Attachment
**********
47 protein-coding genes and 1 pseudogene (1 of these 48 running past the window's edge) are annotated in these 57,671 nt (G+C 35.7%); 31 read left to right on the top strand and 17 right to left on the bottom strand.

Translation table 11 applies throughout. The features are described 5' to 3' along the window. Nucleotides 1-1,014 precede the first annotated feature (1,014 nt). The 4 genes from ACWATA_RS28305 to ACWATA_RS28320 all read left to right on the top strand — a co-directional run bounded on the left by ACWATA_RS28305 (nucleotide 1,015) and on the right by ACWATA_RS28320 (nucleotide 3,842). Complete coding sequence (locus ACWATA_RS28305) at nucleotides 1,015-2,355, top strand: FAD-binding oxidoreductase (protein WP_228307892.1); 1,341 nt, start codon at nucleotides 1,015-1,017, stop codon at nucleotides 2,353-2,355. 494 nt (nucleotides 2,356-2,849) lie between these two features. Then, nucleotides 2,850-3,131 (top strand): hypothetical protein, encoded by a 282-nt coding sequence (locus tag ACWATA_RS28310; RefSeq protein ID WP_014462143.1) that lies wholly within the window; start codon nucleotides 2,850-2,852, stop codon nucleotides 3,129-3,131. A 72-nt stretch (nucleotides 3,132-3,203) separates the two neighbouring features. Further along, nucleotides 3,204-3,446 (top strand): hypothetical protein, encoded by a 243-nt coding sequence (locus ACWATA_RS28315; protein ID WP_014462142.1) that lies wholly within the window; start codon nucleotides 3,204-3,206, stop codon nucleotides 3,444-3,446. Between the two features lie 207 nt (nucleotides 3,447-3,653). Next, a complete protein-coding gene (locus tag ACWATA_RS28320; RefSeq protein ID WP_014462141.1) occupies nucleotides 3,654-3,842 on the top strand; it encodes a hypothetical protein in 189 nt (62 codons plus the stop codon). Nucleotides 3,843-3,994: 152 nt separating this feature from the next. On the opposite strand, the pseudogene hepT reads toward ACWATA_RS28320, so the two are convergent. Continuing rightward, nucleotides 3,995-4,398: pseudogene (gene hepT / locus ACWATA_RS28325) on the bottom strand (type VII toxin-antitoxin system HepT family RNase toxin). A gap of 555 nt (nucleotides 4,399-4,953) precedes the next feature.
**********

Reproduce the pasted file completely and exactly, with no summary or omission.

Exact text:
47 protein-coding genes and 1 pseudogene (1 of these 48 running past the window's edge) are annotated in these 57,671 nt (G+C 35.7%); 31 read left to right on the top strand and 17 right to left on the bottom strand.

Translation table 11 applies throughout. The features are described 5' to 3' along the window. Nucleotides 1-1,014 precede the first annotated feature (1,014 nt). The 4 genes from ACWATA_RS28305 to ACWATA_RS28320 all read left to right on the top strand — a co-directional run bounded on the left by ACWATA_RS28305 (nucleotide 1,015) and on the right by ACWATA_RS28320 (nucleotide 3,842). Complete coding sequence (locus ACWATA_RS28305) at nucleotides 1,015-2,355, top strand: FAD-binding oxidoreductase (protein WP_228307892.1); 1,341 nt, start codon at nucleotides 1,015-1,017, stop codon at nucleotides 2,353-2,355. 494 nt (nucleotides 2,356-2,849) lie between these two features. Then, nucleotides 2,850-3,131 (top strand): hypothetical protein, encoded by a 282-nt coding sequence (locus tag ACWATA_RS28310; RefSeq protein ID WP_014462143.1) that lies wholly within the window; start codon nucleotides 2,850-2,852, stop codon nucleotides 3,129-3,131. A 72-nt stretch (nucleotides 3,132-3,203) separates the two neighbouring features. Further along, nucleotides 3,204-3,446 (top strand): hypothetical protein, encoded by a 243-nt coding sequence (locus ACWATA_RS28315; protein ID WP_014462142.1) that lies wholly within the window; start codon nucleotides 3,204-3,206, stop codon nucleotides 3,444-3,446. Between the two features lie 207 nt (nucleotides 3,447-3,653). Next, a complete protein-coding gene (locus tag ACWATA_RS28320; RefSeq protein ID WP_014462141.1) occupies nucleotides 3,654-3,842 on the top strand; it encodes a hypothetical protein in 189 nt (62 codons plus the stop codon). Nucleotides 3,843-3,994: 152 nt separating this feature from the next. On the opposite strand, the pseudogene hepT reads toward ACWATA_RS28320, so the two are convergent. Continuing rightward, nucleotides 3,995-4,398: pseudogene (gene hepT / locus ACWATA_RS28325) on the bottom strand (type VII toxin-antitoxin system HepT family RNase toxin). A gap of 555 nt (nucleotides 4,399-4,953) precedes the next feature.